Throughout our history, humans have been captivated by mythic beasts and legendary creatures. Tales of Bigfoot, the Yeti, and the Loch Ness monster are part of our collective experience. Now comes a book from two dedicated investigators that explores and elucidates the fascinating world of cryptozoology.
Daniel Loxton and Donald R. Prothero have written an entertaining, educational, and definitive text on cryptids, presenting the arguments both for and against their existence and systematically challenging the pseudoscience that perpetuates their myths. After examining the nature of science and pseudoscience and their relation to cryptozoology, Loxton and Prothero take on Bigfoot; the Yeti, or Abominable Snowman, and its cross-cultural incarnations; the Loch Ness monster and its highly publicized sightings; the evolution of the Great Sea Serpent; and Mokele Mbembe, or the Congo dinosaur. They conclude with an analysis of the psychology behind the persistent belief in paranormal phenomena, identifying the major players in cryptozoology, discussing the character of its subculture, and considering the challenge it poses to clear and critical thinking in our increasingly complex world.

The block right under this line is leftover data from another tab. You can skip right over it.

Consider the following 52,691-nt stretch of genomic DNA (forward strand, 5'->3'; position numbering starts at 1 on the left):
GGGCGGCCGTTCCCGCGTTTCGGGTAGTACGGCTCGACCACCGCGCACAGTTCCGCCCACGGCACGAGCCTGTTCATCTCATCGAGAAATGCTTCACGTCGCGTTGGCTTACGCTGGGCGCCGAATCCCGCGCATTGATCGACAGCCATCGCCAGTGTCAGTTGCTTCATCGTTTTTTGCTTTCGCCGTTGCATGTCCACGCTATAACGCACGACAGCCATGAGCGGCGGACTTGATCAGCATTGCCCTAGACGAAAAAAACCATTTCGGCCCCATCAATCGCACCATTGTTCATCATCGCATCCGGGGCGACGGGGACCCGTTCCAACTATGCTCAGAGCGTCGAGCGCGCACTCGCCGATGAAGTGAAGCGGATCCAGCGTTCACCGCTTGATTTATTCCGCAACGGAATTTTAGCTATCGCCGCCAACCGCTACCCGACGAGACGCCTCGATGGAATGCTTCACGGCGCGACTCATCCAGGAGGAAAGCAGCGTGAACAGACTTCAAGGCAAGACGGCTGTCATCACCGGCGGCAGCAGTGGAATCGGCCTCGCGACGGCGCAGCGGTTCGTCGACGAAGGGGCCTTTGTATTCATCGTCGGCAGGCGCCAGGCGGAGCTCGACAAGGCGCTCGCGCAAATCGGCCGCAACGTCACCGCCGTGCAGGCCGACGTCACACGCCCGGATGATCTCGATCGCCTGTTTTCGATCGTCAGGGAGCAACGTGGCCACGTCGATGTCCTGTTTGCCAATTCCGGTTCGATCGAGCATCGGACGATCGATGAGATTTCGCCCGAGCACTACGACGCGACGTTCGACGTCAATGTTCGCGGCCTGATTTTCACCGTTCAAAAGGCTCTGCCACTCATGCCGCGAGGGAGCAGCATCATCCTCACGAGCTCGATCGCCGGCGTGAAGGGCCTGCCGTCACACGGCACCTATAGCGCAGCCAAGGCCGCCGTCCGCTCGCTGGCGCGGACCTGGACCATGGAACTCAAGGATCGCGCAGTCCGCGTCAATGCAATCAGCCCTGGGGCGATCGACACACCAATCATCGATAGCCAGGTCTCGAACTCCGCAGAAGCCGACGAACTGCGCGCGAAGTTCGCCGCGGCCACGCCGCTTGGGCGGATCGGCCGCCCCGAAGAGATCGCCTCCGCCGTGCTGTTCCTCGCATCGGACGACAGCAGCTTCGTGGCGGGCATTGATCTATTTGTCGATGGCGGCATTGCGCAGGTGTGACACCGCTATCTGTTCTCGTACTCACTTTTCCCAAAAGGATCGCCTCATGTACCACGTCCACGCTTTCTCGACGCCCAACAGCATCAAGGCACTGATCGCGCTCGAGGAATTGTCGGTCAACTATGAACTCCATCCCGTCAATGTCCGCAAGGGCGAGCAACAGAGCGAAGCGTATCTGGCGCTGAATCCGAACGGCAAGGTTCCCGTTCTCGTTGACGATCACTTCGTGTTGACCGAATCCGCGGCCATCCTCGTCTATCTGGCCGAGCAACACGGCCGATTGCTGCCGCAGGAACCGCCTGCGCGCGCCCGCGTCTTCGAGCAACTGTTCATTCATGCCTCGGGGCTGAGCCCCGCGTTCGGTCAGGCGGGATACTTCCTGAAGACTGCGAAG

Loxton and Prothero (Reality Check) stake out the world s best-known (if never observed) cryptids and unsurprisingly come up with zilch. But that doesn t mean the hunt isn t an interesting one. In their breakdown of cryptozoology, the skeptical duo (Loxton is the editor of Junior Skeptic magazine) covers a vast swath of territory, from biology, geology, paleontology, and genetics, to anthropology, sociology, and folklore. Classic cryptids like Bigfoot, the Yeti, the Loch Ness Monster, and sea serpents, as well as the lesser known Mokele Mbembe, an Apatosaurous-like dinosaur supposedly rampaging through the Congo, each get their due (and are duly dismissed as myths) in chapter-long entries. Loxton and Prothero ultimately conclude that there is no solid evidence that any of the cryptids discussed in this book exist and much evidence that their existence is extremely unlikely. So why the obsession with these fanciful beasts? And what of the weird world of amateur cryptozoologists? The authors address these questions and others in the illuminating final pages, where they rail against the dangers of pseudoscience and provocatively tie cryptozoology to the politics of creationism. This work is as valuable for its analysis of the hunted as it is for the light it shines on the still-hopeful hunters. 88 illus. and photos.